I helped my wife, at the time my fiance, emigrate to the U.S. while I was attending law school. I was not however an attorney, nor had I taken any classes on international law or immigration. Unfortunately, finances were such that it necessitated that I do the work myself, instead of hire an experienced immigration attorney to assist me. That proves that it can be done by yourself. As an attorney, I assisted a number of people with immigration matters, and it varied from doing just about everything for them, and just having them sign where I told them to at times, to reviewing self-done work to offer limited advice due to the finances of my clients. I provided the sets they needed, or wanted to pay for. While I found a number of websites, including the official government website, to be quite helpful, I wish I would have had “U.S. Immigration Made Easy” by Attorney Ilona Bray when I was a law student working at getting my fiance to the U.S. The book would also have been good to help when I was assisting clients with immigration matters, and I would have suggested it to a few of them that wanted to do more of the work themselves.
The book’s cover says it is the most complete immigration book obtainable, and at nearly 600 pages, this claim is most likely true. I have not checked all books obtainable, but this certainly is a complete work on immigration, aimed, like all Nolo published books, at non-attorneys. The book makes a complicate subject more easy to reach to those without law degrees, but already with my law degree, I appreciate the easy to understand language used in the book.
The book is logically organized, making it easy to find what you need. After a one-page introduction, the book is divided into twenty-four chapters that are arranged in three main parts. Part One focuses on getting started and eligibility and procedures for immigrating to the U.S. The chapters include: Where to Begin on Your Path Toward Immigration; Are You Already a U.S. Citizen?; Can You go into or Stay in the U.S. at All?; Dealing With Paperwork, Government Officials, Delays, and Denials; Special Rules for Canadians and Mexicans; and How and When to Find a Lawyer. Part Two provides an introduction to long-lasting U.S. Residence (Green Cards).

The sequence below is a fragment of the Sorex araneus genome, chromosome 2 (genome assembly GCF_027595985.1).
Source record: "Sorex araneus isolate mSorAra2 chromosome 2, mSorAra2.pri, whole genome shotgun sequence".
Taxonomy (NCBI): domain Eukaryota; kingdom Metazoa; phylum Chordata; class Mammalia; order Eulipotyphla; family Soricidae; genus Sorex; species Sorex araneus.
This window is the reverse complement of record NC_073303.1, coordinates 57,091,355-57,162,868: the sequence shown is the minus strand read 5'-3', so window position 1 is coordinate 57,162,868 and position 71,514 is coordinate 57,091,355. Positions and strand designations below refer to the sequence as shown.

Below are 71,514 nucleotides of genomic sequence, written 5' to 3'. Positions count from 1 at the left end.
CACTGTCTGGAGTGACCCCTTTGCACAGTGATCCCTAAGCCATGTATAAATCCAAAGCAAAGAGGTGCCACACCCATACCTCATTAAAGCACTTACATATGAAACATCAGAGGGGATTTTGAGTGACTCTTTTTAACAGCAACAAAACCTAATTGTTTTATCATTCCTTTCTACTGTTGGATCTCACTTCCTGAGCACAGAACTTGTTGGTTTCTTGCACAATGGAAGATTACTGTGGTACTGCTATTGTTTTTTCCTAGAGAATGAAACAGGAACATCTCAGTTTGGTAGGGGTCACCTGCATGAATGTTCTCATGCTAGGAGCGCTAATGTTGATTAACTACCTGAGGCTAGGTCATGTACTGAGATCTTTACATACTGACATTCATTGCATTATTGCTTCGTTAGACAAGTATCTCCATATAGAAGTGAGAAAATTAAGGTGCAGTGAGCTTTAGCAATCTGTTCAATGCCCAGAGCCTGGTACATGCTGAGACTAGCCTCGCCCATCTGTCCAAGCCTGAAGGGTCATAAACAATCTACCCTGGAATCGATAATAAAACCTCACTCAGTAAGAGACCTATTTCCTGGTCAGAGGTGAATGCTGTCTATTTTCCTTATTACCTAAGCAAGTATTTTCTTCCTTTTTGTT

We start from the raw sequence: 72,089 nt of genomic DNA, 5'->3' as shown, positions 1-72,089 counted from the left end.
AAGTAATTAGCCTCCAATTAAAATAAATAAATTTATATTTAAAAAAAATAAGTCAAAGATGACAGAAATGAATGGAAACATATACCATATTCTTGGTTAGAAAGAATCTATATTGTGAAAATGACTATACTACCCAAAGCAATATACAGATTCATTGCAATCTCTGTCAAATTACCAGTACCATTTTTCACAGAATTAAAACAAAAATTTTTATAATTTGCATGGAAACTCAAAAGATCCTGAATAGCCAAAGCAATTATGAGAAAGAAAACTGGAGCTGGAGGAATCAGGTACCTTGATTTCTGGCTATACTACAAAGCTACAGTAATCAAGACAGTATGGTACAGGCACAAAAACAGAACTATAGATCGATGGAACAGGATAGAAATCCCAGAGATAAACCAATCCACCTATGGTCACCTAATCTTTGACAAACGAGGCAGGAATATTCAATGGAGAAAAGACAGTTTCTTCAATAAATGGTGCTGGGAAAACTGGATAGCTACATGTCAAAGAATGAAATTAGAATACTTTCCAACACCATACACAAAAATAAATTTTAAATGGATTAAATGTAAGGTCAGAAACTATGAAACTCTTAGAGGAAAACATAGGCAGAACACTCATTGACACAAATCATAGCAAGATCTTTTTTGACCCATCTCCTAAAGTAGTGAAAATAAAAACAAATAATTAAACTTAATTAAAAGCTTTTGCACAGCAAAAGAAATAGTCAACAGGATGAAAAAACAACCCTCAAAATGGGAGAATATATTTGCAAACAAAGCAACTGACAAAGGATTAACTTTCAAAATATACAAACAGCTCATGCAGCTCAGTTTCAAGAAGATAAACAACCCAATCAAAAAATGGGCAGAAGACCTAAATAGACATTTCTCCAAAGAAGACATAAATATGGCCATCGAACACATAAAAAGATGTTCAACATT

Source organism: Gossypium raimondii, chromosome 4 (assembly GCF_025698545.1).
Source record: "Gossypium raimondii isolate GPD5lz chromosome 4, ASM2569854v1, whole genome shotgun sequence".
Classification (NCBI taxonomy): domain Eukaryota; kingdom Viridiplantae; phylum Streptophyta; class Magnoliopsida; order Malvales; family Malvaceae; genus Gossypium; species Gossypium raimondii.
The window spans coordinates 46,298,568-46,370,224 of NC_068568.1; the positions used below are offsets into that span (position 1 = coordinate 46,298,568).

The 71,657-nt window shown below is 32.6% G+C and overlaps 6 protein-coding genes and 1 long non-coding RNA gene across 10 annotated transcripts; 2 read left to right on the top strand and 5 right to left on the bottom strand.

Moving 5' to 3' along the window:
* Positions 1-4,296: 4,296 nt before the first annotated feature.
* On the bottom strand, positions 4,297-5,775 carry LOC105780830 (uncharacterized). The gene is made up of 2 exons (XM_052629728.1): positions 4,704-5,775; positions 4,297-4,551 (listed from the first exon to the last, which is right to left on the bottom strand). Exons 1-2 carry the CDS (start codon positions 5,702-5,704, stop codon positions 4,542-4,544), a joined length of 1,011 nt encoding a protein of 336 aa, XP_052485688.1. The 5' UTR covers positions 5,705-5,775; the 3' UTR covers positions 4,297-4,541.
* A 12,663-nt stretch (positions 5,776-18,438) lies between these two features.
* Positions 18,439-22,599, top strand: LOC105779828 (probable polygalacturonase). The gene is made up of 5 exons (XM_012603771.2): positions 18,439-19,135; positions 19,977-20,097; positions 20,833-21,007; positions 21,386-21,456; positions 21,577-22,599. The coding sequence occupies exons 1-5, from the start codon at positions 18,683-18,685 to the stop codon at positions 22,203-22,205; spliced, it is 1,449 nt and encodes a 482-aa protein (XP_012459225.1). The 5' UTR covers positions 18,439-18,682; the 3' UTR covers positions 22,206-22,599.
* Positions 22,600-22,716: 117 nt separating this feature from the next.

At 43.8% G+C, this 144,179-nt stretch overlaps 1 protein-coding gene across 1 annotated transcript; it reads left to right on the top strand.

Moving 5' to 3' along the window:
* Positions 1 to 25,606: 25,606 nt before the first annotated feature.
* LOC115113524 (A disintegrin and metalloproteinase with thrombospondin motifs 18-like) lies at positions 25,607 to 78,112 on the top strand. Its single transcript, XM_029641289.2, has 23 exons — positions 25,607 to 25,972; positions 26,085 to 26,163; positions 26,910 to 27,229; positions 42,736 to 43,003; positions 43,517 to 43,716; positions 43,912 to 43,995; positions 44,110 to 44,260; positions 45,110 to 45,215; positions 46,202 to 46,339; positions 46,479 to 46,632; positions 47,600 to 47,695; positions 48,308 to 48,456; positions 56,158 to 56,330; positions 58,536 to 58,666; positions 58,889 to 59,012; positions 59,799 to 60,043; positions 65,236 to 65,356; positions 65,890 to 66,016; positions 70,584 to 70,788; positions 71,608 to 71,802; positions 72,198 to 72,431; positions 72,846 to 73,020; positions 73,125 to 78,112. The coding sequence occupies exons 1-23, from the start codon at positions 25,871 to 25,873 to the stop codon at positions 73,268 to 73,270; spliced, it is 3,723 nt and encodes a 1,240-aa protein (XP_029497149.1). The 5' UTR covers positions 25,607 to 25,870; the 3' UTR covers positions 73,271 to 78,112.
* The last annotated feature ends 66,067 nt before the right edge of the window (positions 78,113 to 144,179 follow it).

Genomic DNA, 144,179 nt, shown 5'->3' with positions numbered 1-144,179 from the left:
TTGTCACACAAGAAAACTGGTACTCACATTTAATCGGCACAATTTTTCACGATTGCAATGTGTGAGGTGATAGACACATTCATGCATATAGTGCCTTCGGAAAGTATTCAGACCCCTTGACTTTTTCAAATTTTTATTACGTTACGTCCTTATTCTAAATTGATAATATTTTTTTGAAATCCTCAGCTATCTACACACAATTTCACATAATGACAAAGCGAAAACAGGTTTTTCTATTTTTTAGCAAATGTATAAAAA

The chapters be make up of consistently: Getting a Green Card by Family Members in the U.S.; Getting a K-1 Visa to Marry Your U.S. Citizen Fiance; Getting a Green Card by Employment; Getting a Green Card by the varied Visa Lottery; Getting a Green Card as an Investor; Getting a Green Card as a Special Immigrant; Humanitarian Protections: TPS, DED, Asylee, and Refugee position; and After Your Approval for a Green Card. Part Three is on Nonimmigrant (permanent) Visas, and the chapters cover: Getting a Business or Tourist (B-1 or B-2) Visa; Getting a permanent Specialty Worker (H-1B) Visa; Getting an H-2B (permanent Nonagricultural Worker) Visa; Getting a permanent Trainee (H-3) Visa; Getting an L-1 (Intracompany Transferee) Visa; Getting an E-1 (Treaty Trader) Visa; Getting a Treaty Investor (E-2) Visa; Getting a Student (F-1 or M-1) Visa; Getting a J-1 Exchange Visitor Visa; and Getting a Visa as a permanent Worker in a chosen Occupation (O, P, or R Visa).
As you can figure out from the proceeding use, one would not have to read this book cover to cover. Certain chapters will have no bearing on particular situations. As someone who helps different people regularly with immigration matters, this is a great reference to have. If you are doing it yourself, you will need to select what chapters your particular case falls under and use that chapter to assist with your immigration matters and the strategy you will use to accomplish your goals.
The book does lay everything you need out very well, and it includes checklists to assist with making sure nothing falls by the fractures. (Believe me, you don’t want things to fall by the fractures, because it can then delay things in an already timely course of action.) I also like that this book has a lot of functional inside tips that you don’t find on forms and websites. Bray’s experience and insights are very useful and add to the practicality of this book.
Like any legal book, laws can change. For this reason, it is always good to have the most recent editions, and to check to ensure any law you are relying on is nevertheless good law and has not been changed. Government websites can assist with this, or clearly, seeking the assistance of an attorney who is up to date on the law. Bottom line, this is an excellent book for anyone considering emigrating to the United States or helping someone who is.